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" For as there is a curiosity about intellectual matters which is futile, and merely a disease, so there is certainly a curiosity, — a desire after the things of the mind simply for their own sakes and for the pleasure of seeing them as they are, —... "
The Cornhill Magazine - Seite 38
herausgegeben von - 1867
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Every Saturday: A Journal of Choice Reading

1867
...there is certainly a curiosity, — a desire for the things of the mind simply for their own sukes and for the pleasure of seeing them as they are, —...which is not often attained without fruitful effort, nnd which is the very opposite of the blind and diseased impulse of mind which is what we mean to blame...
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Culture and Anarchy: An Essay in Political and Social Criticism

Matthew Arnold - 1869 - 272 Seiten
...matters which is futile, and merely a disease, so there is certainly a curiosity, — a desire after the things of the mind simply for their own sakes...things as they are implies a balance and regulation ^T~immd -wrriclTTs not ofte"n attained without fruitful effort, and which isftEe very opposite o.fjthe...
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Selections from the Prose Writings of Matthew Arnold

Matthew Arnold - 1897 - 348 Seiten
...so there is certainly a curiosity, — a desire after the things of the mind simply for their own 15 sakes and for the pleasure of seeing them as they...is not often attained without fruitful effort, and 20 which is the very opposite of the blind and diseased . impulse of mind which is what we mean to...
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Selections from the Prose Writings of Matthew Arnold

Matthew Arnold - 1897 - 348 Seiten
...of the mind simply for their own i; ) sakes and for the pleasure of seeing them as they i are,1 — which is, in an intelligent being, natural and laudable....is not often attained without fruitful effort, and 2t whf'-.h is the very opposite of the blind and diseased impulse of mind which is what we mean to...
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The Unitarian, Band 12

Jabez Thomas Sunderland, Brooke Herford, Frederick B. Mott - 1897
...the sad defect. Then "culture is a desire after the things of the mind simply for their own sake?, and for the pleasure of seeing them as they are, —...is, in an intelligent being, natural and laudable." And this very desire implies a balance and regulation of mind which is not often attained without fruitful...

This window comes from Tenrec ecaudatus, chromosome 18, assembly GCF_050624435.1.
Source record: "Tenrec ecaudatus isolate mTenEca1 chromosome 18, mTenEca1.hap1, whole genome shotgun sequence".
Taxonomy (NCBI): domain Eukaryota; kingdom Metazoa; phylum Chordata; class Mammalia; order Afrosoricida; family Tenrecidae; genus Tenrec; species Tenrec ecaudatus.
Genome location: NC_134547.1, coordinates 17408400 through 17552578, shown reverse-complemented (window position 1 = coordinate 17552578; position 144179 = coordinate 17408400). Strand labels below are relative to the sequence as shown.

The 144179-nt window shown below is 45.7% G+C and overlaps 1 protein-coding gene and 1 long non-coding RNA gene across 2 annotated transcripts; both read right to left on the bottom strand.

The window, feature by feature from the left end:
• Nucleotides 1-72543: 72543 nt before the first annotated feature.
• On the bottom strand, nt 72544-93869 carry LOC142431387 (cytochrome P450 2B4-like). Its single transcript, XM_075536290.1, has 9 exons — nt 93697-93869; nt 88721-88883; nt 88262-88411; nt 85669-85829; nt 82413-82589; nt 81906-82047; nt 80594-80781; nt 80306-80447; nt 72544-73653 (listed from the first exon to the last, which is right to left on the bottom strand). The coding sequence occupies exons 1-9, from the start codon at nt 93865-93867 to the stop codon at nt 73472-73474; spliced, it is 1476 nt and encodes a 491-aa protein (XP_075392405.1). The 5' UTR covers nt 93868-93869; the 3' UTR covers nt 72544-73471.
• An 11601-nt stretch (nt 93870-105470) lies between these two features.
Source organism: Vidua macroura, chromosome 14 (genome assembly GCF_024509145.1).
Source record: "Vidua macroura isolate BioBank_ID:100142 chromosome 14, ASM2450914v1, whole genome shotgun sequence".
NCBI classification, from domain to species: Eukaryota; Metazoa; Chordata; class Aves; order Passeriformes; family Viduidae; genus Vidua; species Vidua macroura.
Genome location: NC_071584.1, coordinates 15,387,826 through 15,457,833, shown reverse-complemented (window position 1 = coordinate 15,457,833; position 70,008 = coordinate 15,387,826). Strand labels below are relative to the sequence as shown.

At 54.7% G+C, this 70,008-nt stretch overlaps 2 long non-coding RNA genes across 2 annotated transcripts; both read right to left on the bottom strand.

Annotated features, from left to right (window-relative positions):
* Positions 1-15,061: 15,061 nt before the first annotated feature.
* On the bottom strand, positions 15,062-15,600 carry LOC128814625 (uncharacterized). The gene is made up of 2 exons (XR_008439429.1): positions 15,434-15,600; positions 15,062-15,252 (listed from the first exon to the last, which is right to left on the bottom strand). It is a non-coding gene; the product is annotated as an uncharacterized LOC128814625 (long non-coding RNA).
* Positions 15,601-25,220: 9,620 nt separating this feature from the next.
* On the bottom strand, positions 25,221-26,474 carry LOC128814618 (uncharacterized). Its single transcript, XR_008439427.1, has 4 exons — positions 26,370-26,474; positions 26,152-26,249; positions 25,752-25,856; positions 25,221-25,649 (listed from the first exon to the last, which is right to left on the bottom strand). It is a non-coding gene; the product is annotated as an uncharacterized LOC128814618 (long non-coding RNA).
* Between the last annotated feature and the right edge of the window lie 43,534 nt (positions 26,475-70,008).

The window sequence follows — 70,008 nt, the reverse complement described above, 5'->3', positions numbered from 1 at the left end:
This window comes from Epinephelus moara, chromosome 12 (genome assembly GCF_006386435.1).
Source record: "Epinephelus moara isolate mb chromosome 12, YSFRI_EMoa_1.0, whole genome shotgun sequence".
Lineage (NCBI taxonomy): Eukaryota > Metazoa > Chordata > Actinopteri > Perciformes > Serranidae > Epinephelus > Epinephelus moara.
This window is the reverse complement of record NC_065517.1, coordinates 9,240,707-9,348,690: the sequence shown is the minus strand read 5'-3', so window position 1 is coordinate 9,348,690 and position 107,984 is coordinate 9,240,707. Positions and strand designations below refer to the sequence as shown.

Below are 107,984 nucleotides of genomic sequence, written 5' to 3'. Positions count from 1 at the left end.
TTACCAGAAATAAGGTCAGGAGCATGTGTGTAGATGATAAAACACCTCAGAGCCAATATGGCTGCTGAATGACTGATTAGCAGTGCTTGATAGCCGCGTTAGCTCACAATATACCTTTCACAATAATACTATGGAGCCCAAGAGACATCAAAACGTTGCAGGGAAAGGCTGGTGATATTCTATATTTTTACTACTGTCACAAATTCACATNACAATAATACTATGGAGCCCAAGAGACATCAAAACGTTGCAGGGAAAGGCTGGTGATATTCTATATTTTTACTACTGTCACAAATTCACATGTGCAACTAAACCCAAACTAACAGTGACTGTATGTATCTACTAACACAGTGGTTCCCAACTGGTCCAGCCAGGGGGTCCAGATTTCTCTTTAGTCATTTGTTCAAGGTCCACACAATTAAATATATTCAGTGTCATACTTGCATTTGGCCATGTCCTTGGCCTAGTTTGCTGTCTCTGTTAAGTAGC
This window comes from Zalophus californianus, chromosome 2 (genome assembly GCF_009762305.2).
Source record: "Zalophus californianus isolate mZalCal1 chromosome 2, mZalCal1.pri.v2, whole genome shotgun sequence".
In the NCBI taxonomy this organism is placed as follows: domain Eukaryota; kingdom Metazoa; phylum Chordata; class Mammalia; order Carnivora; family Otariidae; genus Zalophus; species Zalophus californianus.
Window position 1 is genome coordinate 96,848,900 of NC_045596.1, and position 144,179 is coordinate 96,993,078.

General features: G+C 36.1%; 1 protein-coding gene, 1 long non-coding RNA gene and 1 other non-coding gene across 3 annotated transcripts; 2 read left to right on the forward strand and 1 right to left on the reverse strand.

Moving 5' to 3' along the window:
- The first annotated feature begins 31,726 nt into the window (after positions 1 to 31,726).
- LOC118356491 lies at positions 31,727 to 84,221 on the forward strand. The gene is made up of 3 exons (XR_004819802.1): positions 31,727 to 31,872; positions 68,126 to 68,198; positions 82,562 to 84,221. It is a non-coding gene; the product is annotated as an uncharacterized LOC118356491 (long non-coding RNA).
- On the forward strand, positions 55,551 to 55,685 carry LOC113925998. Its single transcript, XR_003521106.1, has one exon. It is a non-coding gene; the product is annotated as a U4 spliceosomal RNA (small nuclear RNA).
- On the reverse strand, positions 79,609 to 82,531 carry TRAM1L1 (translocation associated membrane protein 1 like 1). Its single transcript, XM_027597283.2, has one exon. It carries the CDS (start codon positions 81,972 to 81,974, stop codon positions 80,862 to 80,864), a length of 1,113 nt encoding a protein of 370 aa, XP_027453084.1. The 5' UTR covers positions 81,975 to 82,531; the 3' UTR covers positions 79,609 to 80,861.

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The Sewanee Review, Band 7

1899
...understood, perhaps, from the following extracts from " Sweetness and Light:" Culture is "a desire after the things of the mind simply for their own sakes and for the pleasure of seeing them as they are." "Culture is a harmonious expansion of all the powers which make the beauty and worth of human nature."...
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The Works of Matthew Arnold, Band 6

Matthew Arnold - 1903
...merely a disease, so there is certainly a curiosity, — a desire after the things of the mind simpTy. for their own sakes and for the pleasure of seeing them as they j.re, — which is, in an intelligent being, natural and laudable. Nay, and the very desire to see...
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The Art of Writing & Speaking the English Language

Sherwin Cody - 1903
...matters which is futile, and merely a disease, so there is certainly a curiosity, — a desire after the things of the mind simply for their own sakes and for tne pleasure of seeing them ae they are, — which is, in an intelligent being, natural and laudable....
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Matthew Arnold

George William Erskine Russell - 1904 - 265 Seiten
...chapter Arnold lays it down that Culture, as he understands the word, is, in part, " a desire after the things of the mind, simply for their own sakes,...and for the pleasure of seeing them as they are." But he goes on to say that " there is of Culture another view, in which not solely the scientific passion,...
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Matthew Arnold

George William Erskine Russell - 1904 - 269 Seiten
...chapter Arnold lays it down that Culture, as he understands the word, is, in part, " a desire after the things of the mind, simply for their own sakes,...and for the pleasure of seeing them as they are." But he goes on to say that " there is of Culture another view, in which not solely the scientific passion,...
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